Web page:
And Parma makes five

Bologna, Modena, Florence, Ferrara and now Parma – we have successfully made the circuit of our last group of wonderful cities in the Emilia-Romagna region, and explored a raft of cathedrals and palazzi.

Once again, it was a beautiful day for a train ride, and we made it to Parma in time to see a gourmet market right outside the train station. That was after we navigated the hordes of bicycles and motor bikes that took the place of cars in front of the station. This is definitely a biking town. The market had more than Italian specialties, which was unusual. There were French, German and Spanish vendors plying their wares, and it all looked delicious.

The cathedral in Parma was begun in 1059 and is considered a very important Romanesque church. The overall impact is stunning, and the interior painting of the dome is spectacular. There is also a wonderful little sculpture done in 1178 of Christ being taken down from the cross that is just extraordinary.

And then there’s the bell tower and the striking baptistery next door, also 12th century. This town had money to spend, and they did it with style. The Baptistery is larger than some churches, and certainly more ornate. (Guess Parma was inspired by Florence – whose baptistery was begun a few decades earlier. Bit of competition there, perhaps.)

Of course we had to see the local palazzo, which in this case was built for the Farnese family in the 16th century. It now houses several museums and the Teatro Farnesese. The theatre was built in 1618, but almost destroyed in 1944 in an Allied air raid. It was painstakingly rebuilt and reopened in 1962. They did quite a nice job. It seems to have some claim to being the first permanent proscenium theatre, but we won’t debate that. It was just a lovely space to see.

The National Gallery is also housed in the Palazzo, and contains a wonderful collection of Italian art and ancient artifacts. It was hard to take even half of it in properly.

Don’s Food Corner

We made it to the epicenter of Emlia-Romagna cuisine. Hometown of both prosciutto and parmigiano reggiano cheese. After passing through the open market and several incredible shops featuring myriad examples of both these delights and in many, many versions, we were ready see them put to action in some regional dishes.

I selected the restaurant for our one meal in Parma very carefully — several days of comparing different descriptions in different guides and trying to read between the lines for nuance differentials. Then, I made sure all would be open. Thankfully, it is Friday when NOTHING is closed.  We found our way down the narrow street for our selection. And. It. Was. Closed. No explanation. The sign on the front gave all the opening hours.  Still, nada.

Because of past disappointments like this, I had a back-up picked out that was just a few blocks away.  It was opened.  I was thrilled because one of the guidebooks recommending this place said:  ” . . . an excellent selection of Parma’s famous cheeses and pork products, including culatello and fiocchetto.”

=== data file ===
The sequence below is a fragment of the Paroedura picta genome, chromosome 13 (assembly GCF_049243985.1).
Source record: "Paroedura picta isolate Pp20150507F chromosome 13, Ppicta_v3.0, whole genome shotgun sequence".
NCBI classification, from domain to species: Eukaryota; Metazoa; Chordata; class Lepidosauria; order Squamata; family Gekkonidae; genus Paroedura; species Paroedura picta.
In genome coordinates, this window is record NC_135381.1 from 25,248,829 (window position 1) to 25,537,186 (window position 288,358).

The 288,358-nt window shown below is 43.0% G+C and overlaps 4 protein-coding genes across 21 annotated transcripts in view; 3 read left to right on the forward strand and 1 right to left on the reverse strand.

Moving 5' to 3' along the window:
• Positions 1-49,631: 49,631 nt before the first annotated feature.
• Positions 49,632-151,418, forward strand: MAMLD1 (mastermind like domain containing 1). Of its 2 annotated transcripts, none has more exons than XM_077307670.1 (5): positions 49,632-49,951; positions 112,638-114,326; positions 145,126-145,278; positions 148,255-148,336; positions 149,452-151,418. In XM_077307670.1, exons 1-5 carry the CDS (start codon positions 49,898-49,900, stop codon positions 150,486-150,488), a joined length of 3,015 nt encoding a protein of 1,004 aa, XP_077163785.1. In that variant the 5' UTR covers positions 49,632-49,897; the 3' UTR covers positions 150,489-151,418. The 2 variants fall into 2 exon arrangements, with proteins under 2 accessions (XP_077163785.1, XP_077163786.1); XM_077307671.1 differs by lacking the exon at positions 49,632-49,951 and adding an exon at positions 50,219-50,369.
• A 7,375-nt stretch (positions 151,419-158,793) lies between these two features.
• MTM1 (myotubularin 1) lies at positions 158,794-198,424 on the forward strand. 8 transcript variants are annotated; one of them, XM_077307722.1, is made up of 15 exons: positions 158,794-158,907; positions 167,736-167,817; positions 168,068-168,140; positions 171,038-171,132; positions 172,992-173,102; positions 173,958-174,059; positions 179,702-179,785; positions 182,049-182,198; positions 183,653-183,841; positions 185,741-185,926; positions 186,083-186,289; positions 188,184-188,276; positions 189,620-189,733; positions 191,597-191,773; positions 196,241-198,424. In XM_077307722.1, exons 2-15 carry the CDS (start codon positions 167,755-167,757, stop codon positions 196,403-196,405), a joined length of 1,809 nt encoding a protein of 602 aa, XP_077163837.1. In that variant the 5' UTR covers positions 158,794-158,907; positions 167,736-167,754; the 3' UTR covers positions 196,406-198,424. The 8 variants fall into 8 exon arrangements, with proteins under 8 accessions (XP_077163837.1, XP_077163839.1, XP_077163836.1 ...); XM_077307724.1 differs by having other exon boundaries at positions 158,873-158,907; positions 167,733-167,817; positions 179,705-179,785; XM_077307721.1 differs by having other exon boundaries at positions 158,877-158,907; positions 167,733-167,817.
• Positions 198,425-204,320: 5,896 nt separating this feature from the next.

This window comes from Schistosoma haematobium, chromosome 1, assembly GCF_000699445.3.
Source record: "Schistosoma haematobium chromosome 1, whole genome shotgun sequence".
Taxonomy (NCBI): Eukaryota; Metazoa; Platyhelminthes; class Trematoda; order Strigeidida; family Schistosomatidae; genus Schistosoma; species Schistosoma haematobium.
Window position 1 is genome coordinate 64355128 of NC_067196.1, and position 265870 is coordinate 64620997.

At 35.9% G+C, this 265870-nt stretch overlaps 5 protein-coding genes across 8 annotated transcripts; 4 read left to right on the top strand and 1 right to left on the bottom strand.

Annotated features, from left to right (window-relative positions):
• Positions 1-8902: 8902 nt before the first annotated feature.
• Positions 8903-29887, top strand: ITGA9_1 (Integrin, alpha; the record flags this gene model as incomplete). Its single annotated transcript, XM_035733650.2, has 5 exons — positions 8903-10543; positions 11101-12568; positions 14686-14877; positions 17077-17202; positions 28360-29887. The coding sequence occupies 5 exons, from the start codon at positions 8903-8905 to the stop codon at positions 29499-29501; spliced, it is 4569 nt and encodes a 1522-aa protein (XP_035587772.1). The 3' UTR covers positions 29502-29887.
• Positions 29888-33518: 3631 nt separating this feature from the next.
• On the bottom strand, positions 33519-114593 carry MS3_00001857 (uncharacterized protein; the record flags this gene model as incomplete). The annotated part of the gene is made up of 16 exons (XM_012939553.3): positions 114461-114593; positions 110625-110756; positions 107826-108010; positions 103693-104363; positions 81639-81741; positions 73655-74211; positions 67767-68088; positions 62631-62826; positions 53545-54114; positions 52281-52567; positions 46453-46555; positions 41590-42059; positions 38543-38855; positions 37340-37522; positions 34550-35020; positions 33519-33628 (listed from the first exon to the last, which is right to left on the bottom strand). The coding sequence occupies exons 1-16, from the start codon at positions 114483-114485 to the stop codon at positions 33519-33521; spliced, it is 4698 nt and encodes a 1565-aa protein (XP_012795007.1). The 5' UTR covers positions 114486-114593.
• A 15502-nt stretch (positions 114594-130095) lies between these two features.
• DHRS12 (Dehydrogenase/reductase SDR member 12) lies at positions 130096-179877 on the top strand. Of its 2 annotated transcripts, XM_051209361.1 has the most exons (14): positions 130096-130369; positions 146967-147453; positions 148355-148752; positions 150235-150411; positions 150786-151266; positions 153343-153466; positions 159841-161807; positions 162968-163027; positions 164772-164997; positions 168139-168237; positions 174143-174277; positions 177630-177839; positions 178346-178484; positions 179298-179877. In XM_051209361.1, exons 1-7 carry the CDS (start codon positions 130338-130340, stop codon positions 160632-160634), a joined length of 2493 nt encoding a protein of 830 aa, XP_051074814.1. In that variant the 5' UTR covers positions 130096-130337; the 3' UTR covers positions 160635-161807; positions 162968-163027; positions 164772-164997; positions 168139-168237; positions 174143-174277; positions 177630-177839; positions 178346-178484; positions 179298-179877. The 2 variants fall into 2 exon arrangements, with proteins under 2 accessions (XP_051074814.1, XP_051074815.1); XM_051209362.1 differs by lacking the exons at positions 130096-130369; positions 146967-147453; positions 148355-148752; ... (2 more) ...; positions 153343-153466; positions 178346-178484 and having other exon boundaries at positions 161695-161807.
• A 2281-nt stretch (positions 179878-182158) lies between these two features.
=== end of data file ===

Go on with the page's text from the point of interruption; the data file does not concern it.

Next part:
Then, we were seated and handed the menus.  Nothing on the menu matched anything that we had expected.  Where was something like a platter of cured meats and cheeses (like we had in Bologna a few days ago)?  In fact, where was any dish featuring local cheeses?  Nowhere.

Still, we didn’t move on.  We stayed.

We went for a first course special of tagliolini (ribbon-like pasta somewhat narrower tagliatelle) with ragu.  That turned out fine.  Just the right texture that we now associate with ragu from the region — and which now will change our standard for meat sauce — over very nice fresh pasta.

My hope was renewed for the next course.  I ordered a platter simply described as prosciutto crudo di Parma.  I was expecting that THIS dish featured in the list of Piatti Secondi was the sampling platter I was looking for.  Alas, it was not.  It was just a pile of shavings of one type of prosciutto. To be fair, I didn’t ask if what I was ordering was a selection.  Nonetheless, it was a significant disappointment.

Jo’s choice was even more disappointing. Lacking a very long list of possibilities (there was no scallopine!), she settled on something that looked like it would be chicken pieces in a curry sauce with zucchini. What arrived was a pretty nasty affair. Cubes of chicken pan-fried and then folded into a “curry” sauce of a type and flavor I have never encountered before. I think the “curry” was almost all tumeric, which on its own is off-tasting. As promised, there were a few slices of zucchini thrown in there. But, on the whole, this was almost inedible. Indian-cooking legend Madhur Jaffrey need not worry that Parma’s interpretation of “curry” will be putting her out of business.

In short, our one long-anticipated meal in Parma was a bust.

On the walk back to the train station, I picked up some slices from that huge roasted pig and some bread to have for dinner. Since we are traveling, I couldn’t fit a wheel of cheese or a leg of prosciutto in Jo’s purse.



2 thoughts on “And Parma makes five

  1. You saw the Teatro Farnese! An amazing building: a bit like being cocooned in the hull of a wooden sailing ship.
    Sorry the meal was a bummer. At least you didn’t get the horsemeat I was served in Parma. Or maybe you did! Curry sauce is a great concealer.

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